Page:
In the sixth round I played very bad in the opening and was soundly punished. Not much to say in this game. I wavered between different plans too many times within the first 15 moves in an opening I was not very familiar with. Looks like I need to study this opening a bit more! A lesson to everyone reading: Always have a plan in mind during the opening! Don't waste moves!
Not a well-played game by myself at all. Carl did end up having a terrific tournament though, scoring 7/9 and sharing the u2400 prize money. Congrats to him! I was disappointed about this game but knew that I still had a chance to play well the rest of my games and still score decently. The next game was against William Brock (2009) with myself playing the Benko Gambit (one of my favorite openings). He played the opening very smartly though and neutralized any counter-play I had. Down a pawn, I went into a line that guaranteed myself a draw and got it. Not happy with this result either, but not much I could do about it. He also had a very good tournament, picking up ~80 rating points! Wow! With 4.5/7, I was not performing very well. But at least I had two more rounds to play the next two days and could still end up with 6.5/9 possibly.
On Saturday there was the side blitz tournament. I ended up scoring 9/14, losing my last 2 games against Kazim Gulamali (2397) so my 9/12 at that point that could have ended as 11/14 didn't happen. Ah well.
In the eighth round I played against Alex Marler (one of the players I beat in the G/15 tournament). I employed another interesting opening idea that I have used in the past and it worked out perfectly!
This was the only round for the U.S. Open main tournament today. On the final day I played my ninth round as black. We played another Benko Gambit where I got a good advantage and was up a pawn at one point. But I misplayed after that and he found a nice combination to force a draw despite being down a full piece. I am now looking for a new black opening against d4!
So I finished the tournament with 6/9, the same score as in 2011 despite playing only one GM this time. I feel very good about some of my games (all of my wins were very clean and technical or quick knockouts using interesting opening ideas), while my loss to the other master was very bad and my two draws in the Benko Gambit were not what I was hoping for. I will have to find a new black opening against d4 very soon to avoid this new trend of draws against lower rated players!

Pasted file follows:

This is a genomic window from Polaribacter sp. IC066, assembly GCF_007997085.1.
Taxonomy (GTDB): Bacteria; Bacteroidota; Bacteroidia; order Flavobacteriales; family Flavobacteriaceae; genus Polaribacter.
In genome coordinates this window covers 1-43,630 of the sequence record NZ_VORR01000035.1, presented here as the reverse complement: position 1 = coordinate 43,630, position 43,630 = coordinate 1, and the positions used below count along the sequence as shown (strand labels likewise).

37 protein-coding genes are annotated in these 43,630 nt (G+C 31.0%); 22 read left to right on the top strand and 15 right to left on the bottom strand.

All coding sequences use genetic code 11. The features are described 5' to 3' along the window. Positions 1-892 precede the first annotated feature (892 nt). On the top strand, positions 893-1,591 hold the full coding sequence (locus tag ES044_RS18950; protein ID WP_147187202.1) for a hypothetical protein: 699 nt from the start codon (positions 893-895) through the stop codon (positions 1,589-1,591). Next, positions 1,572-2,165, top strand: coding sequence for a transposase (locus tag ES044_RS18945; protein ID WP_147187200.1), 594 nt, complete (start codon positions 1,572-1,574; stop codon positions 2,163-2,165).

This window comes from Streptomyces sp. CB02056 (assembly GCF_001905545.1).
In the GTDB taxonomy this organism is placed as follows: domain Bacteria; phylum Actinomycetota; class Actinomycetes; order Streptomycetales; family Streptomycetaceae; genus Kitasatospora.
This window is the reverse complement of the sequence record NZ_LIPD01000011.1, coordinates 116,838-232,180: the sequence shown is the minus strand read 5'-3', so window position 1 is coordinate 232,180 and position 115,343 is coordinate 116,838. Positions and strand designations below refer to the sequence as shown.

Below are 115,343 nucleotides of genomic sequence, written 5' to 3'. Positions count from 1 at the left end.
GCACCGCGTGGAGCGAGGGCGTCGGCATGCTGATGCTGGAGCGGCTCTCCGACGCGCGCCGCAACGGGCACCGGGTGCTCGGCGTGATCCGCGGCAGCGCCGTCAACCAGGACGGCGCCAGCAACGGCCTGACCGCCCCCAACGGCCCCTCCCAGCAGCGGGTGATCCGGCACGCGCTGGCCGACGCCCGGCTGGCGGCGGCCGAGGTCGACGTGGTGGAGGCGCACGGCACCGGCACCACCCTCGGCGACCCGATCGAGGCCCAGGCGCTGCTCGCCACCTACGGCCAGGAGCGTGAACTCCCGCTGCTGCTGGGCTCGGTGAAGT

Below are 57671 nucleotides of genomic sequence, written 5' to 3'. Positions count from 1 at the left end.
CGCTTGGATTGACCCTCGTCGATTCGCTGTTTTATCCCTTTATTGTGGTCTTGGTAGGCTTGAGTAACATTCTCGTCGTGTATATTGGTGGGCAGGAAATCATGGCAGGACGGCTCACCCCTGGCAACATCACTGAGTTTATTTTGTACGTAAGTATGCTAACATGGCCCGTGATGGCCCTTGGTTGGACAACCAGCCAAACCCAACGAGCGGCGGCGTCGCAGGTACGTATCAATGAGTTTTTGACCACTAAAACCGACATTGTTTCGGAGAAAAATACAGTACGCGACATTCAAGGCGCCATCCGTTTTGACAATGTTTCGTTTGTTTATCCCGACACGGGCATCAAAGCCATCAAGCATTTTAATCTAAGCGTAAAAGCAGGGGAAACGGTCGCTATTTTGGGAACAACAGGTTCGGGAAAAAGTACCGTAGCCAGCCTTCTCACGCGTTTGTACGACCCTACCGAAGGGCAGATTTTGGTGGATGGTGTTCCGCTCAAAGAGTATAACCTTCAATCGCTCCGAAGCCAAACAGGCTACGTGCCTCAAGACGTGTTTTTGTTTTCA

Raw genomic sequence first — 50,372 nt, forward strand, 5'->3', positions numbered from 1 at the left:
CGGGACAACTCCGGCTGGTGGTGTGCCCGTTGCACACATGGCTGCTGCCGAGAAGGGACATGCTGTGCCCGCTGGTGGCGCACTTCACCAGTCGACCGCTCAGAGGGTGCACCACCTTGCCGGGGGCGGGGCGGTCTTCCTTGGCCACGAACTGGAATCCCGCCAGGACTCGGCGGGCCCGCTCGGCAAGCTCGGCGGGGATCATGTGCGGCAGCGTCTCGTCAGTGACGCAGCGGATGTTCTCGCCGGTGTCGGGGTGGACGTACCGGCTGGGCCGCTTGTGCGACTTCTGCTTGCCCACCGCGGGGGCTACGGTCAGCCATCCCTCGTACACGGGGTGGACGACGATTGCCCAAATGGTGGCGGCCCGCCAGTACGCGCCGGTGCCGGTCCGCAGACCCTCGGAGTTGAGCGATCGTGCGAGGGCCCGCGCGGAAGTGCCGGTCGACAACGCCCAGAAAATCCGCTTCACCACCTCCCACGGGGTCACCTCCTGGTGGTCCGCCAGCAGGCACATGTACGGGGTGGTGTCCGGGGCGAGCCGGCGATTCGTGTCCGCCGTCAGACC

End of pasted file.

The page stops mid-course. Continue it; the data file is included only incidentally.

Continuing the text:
Here are some pictures taken at the tournament:
The winners trophy that everyone is fighting for! (Photo taken by Andres Hernandez)
GM Illia Nyzhnyk vs Daniel Brent Gater. GM Nyzhnyk is only 17 years old and already one of the top players in the world! He ended up tying for first in the tournament but didn't win on tiebreaks (Photo taken by Andres Hernandez)
My friend Toby Boas vs GM Alonso Zapata. Toby lasted for a long time but eventually lost this game
Earlier in the tournament he had defeated Ruifeng Li (2410) by checkmating him in a Bishop+Knight vs King mate! (Photo taken by Andres Hernandez)
GM Conrad Holt vs IM Michael Mulyar in the tiebreak blitz match to determine the winner of the U.S. Open (Photo taken by Andres Hernandez)
Conrad Holt ended up winning! (Photo taken by Andres Hernandez)
My friend Vlad Yanovsky deep in thought (Photo taken by Chess Broward)
We always find time to play bughouse in between tourament rounds! (Photo taken by Chess Broward)
At the same time the chess tournament was going on, there was a "Miss Teen America" Beauty Pageant in the next ballroom over. All 50 states were represented as well as the Virgin Islands and Puerto Rico (Photo taken by Chess Broward)
So if you add it all up (5 G/15 games + 14 blitz games + 9 U.S. Open games) I ended up playing 28 games in 5 days. Wow! Despite now having a fried brain, I had a terrific time at this tournament! It was probably one of my most enjoyable tournaments ever (aside from my actual tournament result) because I got to catch up with a ton of friends from all over the country, make new friends and play chess at the same time. What more could you ask for?!?!
Here is the rating page for the tournament:
Also, don't forget to check out www.NextLevelChessCoaching.com if you are interested in affordable, online chess coaching, videos and articles that will accelerate your improvement!